Smart Growth for Vernon, CT
PZC, after curfew, OKs change in housing regulations

By Jason Rowe
Journal Inquirer
January 21, 2006

VERNON - With little discussion or debate, the Planning and Zoning Commission voted unanimously Thursday to remove provisions for age-restricted housing from zoning regulations.

The vote came after a public hearing that lasted roughly 20 minutes, and began in earnest roughly 40 minutes after the PZC's mandated 10:30 p.m. curfew.

Because of a backlog in applications, commission members voted to extend the curfew several times to give them the opportunity to complete the regulation change, which was proposed by Town Planner Thomas J. Joyce Jr.

The proposal to remove special provisions for elderly housing from the zoning regulations was floated in the fall by Joyce, who argued that developers were using the special provision to build condominium projects at higher densities than would be otherwise allowed under the town's regulations.

"If people want to build condominiums and multi-family housing at a density then they should build them in zoning districts that allow those densities," Joyce told the commission.

Even with the regulation change, developers can still propose age-restricted housing developments. But now, those proposals will have to adhere to the density requirements set forth in the zone regulations.

Age-restricted housing communities have become more prevalent in town during the past few years, with the development of a number of large projects. Central to the debate has been the special provision, which was created in 1985 and was aimed at allowing public agencies and nonprofit organizations to set up low-cost housing for elderly residents on fixed incomes.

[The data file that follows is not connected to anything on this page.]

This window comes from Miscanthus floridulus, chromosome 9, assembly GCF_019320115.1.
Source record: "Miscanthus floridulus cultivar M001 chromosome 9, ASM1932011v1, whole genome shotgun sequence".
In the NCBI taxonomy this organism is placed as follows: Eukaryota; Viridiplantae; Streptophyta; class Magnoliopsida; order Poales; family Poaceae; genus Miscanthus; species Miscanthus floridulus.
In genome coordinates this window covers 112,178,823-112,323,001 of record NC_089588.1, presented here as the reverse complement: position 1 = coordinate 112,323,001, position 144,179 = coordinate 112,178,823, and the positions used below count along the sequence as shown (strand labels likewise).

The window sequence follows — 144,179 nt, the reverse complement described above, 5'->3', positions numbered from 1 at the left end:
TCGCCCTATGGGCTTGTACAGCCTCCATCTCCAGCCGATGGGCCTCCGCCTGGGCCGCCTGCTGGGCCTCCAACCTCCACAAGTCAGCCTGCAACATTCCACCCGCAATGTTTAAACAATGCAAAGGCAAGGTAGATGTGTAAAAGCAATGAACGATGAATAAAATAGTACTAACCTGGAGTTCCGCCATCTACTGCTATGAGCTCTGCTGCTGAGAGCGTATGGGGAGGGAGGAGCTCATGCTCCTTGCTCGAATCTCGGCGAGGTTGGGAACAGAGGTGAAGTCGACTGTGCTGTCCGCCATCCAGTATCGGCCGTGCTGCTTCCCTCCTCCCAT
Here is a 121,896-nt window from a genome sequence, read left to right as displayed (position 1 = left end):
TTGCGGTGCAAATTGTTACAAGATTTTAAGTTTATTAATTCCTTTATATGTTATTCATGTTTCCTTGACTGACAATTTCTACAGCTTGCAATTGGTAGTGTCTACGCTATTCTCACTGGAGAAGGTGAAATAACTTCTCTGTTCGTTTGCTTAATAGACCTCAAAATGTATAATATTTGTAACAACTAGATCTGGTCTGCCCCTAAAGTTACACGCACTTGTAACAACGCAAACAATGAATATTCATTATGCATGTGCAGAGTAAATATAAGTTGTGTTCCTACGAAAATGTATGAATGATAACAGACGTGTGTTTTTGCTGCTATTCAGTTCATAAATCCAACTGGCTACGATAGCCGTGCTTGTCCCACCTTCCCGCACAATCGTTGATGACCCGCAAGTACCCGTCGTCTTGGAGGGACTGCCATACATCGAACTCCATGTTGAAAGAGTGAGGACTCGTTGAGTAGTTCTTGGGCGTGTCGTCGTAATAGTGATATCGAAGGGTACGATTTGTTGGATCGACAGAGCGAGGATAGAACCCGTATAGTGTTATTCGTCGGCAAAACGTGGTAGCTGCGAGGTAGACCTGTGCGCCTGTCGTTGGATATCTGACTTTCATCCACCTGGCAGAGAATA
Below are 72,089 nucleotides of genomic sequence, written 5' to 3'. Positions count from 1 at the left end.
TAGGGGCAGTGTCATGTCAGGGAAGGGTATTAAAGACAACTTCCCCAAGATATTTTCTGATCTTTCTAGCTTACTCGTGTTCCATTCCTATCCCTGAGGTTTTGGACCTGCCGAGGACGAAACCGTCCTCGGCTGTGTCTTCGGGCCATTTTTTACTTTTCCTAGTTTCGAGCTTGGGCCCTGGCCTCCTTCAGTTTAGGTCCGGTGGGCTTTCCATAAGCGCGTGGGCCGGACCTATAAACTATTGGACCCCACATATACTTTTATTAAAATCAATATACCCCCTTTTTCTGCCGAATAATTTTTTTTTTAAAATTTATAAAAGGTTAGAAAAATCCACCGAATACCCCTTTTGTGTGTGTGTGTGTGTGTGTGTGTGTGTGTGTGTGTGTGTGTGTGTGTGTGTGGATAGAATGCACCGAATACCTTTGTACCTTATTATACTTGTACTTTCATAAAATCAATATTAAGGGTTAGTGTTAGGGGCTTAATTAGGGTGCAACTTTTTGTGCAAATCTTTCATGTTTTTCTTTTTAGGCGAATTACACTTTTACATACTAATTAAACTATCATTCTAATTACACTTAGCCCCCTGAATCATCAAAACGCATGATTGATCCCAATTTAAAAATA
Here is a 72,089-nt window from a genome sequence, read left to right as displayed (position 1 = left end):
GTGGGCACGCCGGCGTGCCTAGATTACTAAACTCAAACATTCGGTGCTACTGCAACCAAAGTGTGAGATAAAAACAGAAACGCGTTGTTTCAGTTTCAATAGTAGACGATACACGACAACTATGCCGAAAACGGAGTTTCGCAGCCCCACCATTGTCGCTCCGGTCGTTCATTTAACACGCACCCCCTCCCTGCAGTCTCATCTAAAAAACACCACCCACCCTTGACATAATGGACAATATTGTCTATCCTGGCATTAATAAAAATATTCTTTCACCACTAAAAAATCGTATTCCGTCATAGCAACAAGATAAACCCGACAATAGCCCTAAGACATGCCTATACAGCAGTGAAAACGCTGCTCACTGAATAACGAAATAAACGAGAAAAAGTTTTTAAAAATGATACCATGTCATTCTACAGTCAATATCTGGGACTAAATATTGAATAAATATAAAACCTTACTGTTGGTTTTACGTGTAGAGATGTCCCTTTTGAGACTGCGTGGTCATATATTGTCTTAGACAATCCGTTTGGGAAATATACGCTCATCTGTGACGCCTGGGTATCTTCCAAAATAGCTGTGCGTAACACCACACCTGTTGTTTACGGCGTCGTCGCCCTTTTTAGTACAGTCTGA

Those residents would have been able to live together in a community setting near services that they would use on a regular basis. But in 1999, that regulation was amended to define age-restricted housing as simply being directed at people 55 and older.

As a result, developers could construct unsubsidized, market-rate homes, some of which were selling well over $250,000, officials said.

For example, a developer with a 40,000-square-foot parcel in the R-10 zone would be able to develop a maximum of four single-family homes on four 10,000-square-foot lots. But if a developer were to propose an age-restricted development, that number could increase to as many as 20 units for the entire parcel.

Only one member of the public spoke during the public comment portion of the application.

Fred Goff, of 130 Tracy Drive, who opposed a 59-unit age-restricted housing development off West Street that was rejected earlier Thursday, spoke in favor of the new regulations.

Knowing that the PZC was likely to change the regulations, developers were reportedly busy trying to get applications into the planning office before the commission could act on the new rules.

At least one developer was successful.

Earlier Thursday, the PZC accepted an application which proposed to construct eight units of age-restricted housing on 2.88 acres at 256 West St.

Because the application was accepted before the commission voted on the regulation changes, that proposal will be subject to the old rules.